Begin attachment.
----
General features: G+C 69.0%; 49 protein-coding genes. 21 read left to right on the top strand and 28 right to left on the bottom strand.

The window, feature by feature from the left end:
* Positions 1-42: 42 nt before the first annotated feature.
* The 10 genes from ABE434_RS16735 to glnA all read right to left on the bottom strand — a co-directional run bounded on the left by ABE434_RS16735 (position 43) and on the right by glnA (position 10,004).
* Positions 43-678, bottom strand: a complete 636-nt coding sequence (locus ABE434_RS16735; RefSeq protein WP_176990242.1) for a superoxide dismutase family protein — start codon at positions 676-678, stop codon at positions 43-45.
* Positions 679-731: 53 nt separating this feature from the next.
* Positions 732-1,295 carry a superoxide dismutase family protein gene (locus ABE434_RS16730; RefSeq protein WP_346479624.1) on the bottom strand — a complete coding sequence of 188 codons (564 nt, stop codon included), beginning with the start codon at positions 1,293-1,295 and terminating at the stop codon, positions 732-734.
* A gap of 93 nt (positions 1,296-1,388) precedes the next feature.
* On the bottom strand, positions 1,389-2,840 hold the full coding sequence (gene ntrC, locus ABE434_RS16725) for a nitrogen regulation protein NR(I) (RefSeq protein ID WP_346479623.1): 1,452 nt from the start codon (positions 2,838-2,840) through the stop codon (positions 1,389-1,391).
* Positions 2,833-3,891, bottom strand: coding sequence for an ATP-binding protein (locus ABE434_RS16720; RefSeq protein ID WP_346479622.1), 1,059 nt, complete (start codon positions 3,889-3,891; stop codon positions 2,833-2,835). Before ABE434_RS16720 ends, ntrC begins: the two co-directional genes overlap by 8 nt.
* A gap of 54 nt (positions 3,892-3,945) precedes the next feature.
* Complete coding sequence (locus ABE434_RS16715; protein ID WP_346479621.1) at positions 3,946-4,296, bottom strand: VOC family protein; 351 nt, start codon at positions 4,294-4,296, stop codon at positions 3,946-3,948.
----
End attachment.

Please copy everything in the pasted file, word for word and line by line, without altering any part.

General features: G+C 69.0%; 49 protein-coding genes. 21 read left to right on the top strand and 28 right to left on the bottom strand.

The window, feature by feature from the left end:
* Positions 1-42: 42 nt before the first annotated feature.
* The 10 genes from ABE434_RS16735 to glnA all read right to left on the bottom strand — a co-directional run bounded on the left by ABE434_RS16735 (position 43) and on the right by glnA (position 10,004).
* Positions 43-678, bottom strand: a complete 636-nt coding sequence (locus ABE434_RS16735; RefSeq protein WP_176990242.1) for a superoxide dismutase family protein — start codon at positions 676-678, stop codon at positions 43-45.
* Positions 679-731: 53 nt separating this feature from the next.
* Positions 732-1,295 carry a superoxide dismutase family protein gene (locus ABE434_RS16730; RefSeq protein WP_346479624.1) on the bottom strand — a complete coding sequence of 188 codons (564 nt, stop codon included), beginning with the start codon at positions 1,293-1,295 and terminating at the stop codon, positions 732-734.
* A gap of 93 nt (positions 1,296-1,388) precedes the next feature.
* On the bottom strand, positions 1,389-2,840 hold the full coding sequence (gene ntrC, locus ABE434_RS16725) for a nitrogen regulation protein NR(I) (RefSeq protein ID WP_346479623.1): 1,452 nt from the start codon (positions 2,838-2,840) through the stop codon (positions 1,389-1,391).
* Positions 2,833-3,891, bottom strand: coding sequence for an ATP-binding protein (locus ABE434_RS16720; RefSeq protein ID WP_346479622.1), 1,059 nt, complete (start codon positions 3,889-3,891; stop codon positions 2,833-2,835). Before ABE434_RS16720 ends, ntrC begins: the two co-directional genes overlap by 8 nt.
* A gap of 54 nt (positions 3,892-3,945) precedes the next feature.
* Complete coding sequence (locus ABE434_RS16715; protein ID WP_346479621.1) at positions 3,946-4,296, bottom strand: VOC family protein; 351 nt, start codon at positions 4,294-4,296, stop codon at positions 3,946-3,948.